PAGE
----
The saver’s old friend, interest, is gone. But he has had another loyal companion for a long time, the Solidarity surcharge. The “Soli”, de facto a tax surcharge, was introduced in 1991 by Merkel’s predecessor in office, Helmut Kohl, to finance German unity and other major projects, initially limited to one year. Three decades later, in 2021, according to the coalition agreement, it should finally be deleted. However, the complete deletion has been deleted, and the solos continue for “higher earners”.

Bavaria’s Prime Minister Markus Söder recently introduced an immediate and complete end to the solos to stimulate the economic misery in the debate. An interesting objection, but presumably not capable of reaching a consensus. It is more likely that the solos will last forever and possibly elevated becomes. Of course, that would require a bit of marketing, a skillful sprucing up of the nomenclature. One “Corona solos“Was already wafting through the media; an obvious suggestion, though, well, sounding kind of sick. More promising would be smart political labels like “Europe solos“Or”Justice solos“, Which should be well received by some voters – because who would dare not to show solidarity with” Europe “, to find the beautiful word” justice “vague !? That this is a permanent tax hike? No matter. At this point one has to recall a bon mot from the American Milton Friedman, one of the great economists of the 20th century: “Nothing is as permanent as a temporary government program.”

Forced mortgages would really put money into the treasury

When it comes to tracking down gushing sources of funding, representatives of the people are blessed with ingenuity and terriery. A government that needs fresh funds ideally looks for an object of taxation that is firstly substantial, secondly cannot flee and thirdly is already properly recorded somewhere. In short: the property in the country.

Real money would flow into the state coffers if the idea of Forced mortgage Celebrate resurrection. A compulsory mortgage is an extra debt entered in the land register, an additional tax on property ownership (and thus also a property levy). Since a large part of the Germans’ belongings are in their own homes, that would be lucrative and, politically opportune, it would primarily affect the relatively “rich” – those who have their own four walls.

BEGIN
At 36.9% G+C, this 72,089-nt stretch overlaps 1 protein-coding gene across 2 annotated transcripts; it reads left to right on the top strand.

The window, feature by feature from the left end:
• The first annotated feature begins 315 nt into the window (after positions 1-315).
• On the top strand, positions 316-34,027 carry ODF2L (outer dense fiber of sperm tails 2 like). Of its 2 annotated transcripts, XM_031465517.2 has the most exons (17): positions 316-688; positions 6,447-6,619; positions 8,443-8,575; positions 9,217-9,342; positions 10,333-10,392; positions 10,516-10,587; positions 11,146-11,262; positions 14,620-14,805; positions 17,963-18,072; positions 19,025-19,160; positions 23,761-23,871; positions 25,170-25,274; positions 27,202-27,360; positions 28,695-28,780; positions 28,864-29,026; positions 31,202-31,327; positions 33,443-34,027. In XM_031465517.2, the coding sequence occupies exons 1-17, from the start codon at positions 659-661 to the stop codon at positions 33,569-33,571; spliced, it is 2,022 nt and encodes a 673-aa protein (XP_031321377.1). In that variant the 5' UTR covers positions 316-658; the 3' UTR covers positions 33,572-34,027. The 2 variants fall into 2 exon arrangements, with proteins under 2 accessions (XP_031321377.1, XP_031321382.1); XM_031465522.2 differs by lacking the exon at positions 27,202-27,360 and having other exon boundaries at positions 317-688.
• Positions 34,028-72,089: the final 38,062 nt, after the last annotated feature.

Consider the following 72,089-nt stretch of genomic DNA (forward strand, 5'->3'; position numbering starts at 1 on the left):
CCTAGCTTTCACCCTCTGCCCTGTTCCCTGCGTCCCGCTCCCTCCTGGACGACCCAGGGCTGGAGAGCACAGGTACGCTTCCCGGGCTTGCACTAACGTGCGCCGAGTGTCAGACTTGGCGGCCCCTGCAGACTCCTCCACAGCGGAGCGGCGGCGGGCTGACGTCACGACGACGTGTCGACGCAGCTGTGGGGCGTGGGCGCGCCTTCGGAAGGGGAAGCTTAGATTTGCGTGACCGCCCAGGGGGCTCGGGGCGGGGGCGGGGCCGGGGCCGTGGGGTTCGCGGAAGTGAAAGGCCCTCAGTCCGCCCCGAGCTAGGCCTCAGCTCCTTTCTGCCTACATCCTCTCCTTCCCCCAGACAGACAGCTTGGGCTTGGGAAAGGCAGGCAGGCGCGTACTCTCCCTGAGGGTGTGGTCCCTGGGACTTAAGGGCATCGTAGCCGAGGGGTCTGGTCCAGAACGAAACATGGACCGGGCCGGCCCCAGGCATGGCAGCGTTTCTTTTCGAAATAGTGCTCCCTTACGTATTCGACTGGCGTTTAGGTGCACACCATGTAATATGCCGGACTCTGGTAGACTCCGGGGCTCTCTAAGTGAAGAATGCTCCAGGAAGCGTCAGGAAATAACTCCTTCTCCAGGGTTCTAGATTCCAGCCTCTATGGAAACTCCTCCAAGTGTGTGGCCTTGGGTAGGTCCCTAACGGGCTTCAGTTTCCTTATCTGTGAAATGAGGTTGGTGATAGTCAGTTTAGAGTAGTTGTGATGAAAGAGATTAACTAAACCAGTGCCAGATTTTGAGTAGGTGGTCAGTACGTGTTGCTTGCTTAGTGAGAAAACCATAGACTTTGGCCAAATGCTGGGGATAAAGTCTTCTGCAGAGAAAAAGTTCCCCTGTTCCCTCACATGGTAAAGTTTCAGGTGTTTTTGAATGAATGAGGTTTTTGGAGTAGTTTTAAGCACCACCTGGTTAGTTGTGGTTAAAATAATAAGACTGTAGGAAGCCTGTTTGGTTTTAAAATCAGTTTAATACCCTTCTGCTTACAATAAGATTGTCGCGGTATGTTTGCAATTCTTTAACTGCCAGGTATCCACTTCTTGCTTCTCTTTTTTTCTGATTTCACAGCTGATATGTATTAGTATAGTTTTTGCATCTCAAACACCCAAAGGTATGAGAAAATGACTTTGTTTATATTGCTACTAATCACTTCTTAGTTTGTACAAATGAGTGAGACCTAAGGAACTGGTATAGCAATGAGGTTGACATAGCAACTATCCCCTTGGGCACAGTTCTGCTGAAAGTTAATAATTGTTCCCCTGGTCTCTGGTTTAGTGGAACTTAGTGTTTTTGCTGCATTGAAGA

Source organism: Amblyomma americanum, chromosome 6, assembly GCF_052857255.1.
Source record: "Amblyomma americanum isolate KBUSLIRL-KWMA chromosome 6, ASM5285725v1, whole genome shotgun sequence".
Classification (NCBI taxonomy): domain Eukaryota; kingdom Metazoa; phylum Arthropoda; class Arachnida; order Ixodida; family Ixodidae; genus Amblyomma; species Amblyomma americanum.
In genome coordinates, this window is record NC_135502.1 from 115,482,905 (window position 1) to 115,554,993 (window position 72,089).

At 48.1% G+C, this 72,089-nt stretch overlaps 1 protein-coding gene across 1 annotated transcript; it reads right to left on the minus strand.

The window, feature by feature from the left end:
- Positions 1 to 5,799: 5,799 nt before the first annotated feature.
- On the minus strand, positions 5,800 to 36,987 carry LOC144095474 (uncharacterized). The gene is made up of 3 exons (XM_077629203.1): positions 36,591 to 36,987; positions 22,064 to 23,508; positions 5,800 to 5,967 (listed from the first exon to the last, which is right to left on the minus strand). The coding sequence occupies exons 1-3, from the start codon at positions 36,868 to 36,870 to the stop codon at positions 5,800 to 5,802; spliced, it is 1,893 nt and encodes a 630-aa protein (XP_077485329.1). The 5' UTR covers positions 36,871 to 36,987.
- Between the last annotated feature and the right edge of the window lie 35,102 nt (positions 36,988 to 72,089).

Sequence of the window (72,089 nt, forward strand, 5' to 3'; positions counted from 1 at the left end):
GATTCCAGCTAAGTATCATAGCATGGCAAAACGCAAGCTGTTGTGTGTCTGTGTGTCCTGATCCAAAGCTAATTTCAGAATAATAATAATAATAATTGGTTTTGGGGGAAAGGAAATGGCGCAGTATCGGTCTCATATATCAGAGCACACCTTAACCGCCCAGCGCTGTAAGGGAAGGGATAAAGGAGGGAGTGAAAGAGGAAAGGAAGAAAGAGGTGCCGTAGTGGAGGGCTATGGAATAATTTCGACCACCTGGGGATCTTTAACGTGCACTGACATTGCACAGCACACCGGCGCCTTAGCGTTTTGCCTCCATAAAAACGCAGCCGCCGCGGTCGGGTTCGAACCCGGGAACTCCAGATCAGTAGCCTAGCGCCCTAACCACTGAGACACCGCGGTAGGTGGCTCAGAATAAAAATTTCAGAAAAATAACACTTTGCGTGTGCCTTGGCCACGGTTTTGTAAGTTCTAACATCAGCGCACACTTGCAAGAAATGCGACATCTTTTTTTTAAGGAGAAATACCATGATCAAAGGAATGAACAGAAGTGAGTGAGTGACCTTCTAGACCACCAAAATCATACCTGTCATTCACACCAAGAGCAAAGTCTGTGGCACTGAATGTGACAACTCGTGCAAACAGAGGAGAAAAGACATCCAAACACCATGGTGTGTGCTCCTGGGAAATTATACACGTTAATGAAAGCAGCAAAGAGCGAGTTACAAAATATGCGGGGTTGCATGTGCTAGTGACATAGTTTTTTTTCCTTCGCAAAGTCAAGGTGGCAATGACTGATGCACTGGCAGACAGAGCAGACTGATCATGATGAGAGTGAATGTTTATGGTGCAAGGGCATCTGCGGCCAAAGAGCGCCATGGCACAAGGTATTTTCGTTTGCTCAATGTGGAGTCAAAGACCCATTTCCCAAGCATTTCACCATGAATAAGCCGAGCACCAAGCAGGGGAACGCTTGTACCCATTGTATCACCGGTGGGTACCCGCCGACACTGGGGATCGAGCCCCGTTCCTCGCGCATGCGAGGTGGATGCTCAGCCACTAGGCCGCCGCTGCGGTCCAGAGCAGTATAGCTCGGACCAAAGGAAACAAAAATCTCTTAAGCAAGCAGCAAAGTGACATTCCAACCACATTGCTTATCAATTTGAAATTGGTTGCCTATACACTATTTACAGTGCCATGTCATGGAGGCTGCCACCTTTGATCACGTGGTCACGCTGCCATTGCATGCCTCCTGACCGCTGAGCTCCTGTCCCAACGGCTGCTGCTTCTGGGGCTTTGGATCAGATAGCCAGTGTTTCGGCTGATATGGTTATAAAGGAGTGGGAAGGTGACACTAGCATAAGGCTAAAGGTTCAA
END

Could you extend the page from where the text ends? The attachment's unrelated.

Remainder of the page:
At a Forced loan in turn, another instrument of financial repression, the state forces its citizens to lend it money to cope with an extraordinary crisis – typically on unsavory terms.

Gold and other precious metals, famous as a “safe haven” in times of need, are also not safe from the financial torture of the state. So far, when buying physical gold (investment coins, bars) none has been paid value added tax on – unlike silver, platinum, palladium. The increase in value, in turn, is of one for everyone who has owned their investment metal for at least a year Capital gains tax freed. Both could be changed quickly, but would be comparatively harmless. More drastic – and considerably more painful for security-oriented investors – would be one Prohibition of private ownership of gold. They would then have to surrender their precious metal in exchange for payment of compensation, usually a less tempting one.

Some people will object at this point: ‘Nonsense, all of this is unthinkable in Germany, it would be a massive encroachment on fundamental and property rights!’ Therefore it is far from impossible. On the one hand, we (and other democracies) have seen in the past weeks of exit and contact restrictions how vulnerable fundamental rights can be. On the other hand, a look at the history books is helpful:

Compulsory mortgages prescribed (West) Germany a. a. in the early phase of the Federal Republic. She was an element of the Load balancing the post-war period.

• On Forced loans continued the Weimar Republic in the early 1920s. Since the hyperinflation of the time made the bonds worthless in a short time, it was de facto an expropriation.

• The hyperinflation also led to a in Germany Gold ban – as well as a ban on silver, platinum and even foreign currency. Fundamental rights enshrined in the Weimar constitution (protection of property, inviolability of the home, confidentiality of letters …) were suddenly more of a theoretical nature. Overall, private gold ownership in Germany (East and West) was illegal for three decades in the 20th century. There were also gold bans in phases u. a. in the USA, France, Great Britain, India and in many totalitarian states.

Anyone who complains about an “investment crisis” in view of their zero or negative interest rates today has to put up with the accusation of a certain crying indulgence. In the larger order of things, what financial repression we’ve seen so far has been a tea party. Once the corona pandemic is over and the costs of the current global economic crisis come into focus, the question will be who is financing countless company failures, unemployment and the unprecedented rescue measures by politics and the central bank. To put it biblically, it will be howling and chattering teeth. Zero interest rates will have been the saver’s least of all problems.

Michael Braun Alexander is one of the most prominent financial journalists in Germany. He has been writing about the stock market and economics since 1995, a. a. as a correspondent in Mumbai and New York and as a columnist for Bild am Sonntag, and has published numerous books on investing (“When money dies”, “So goes gold”, “Really rich”).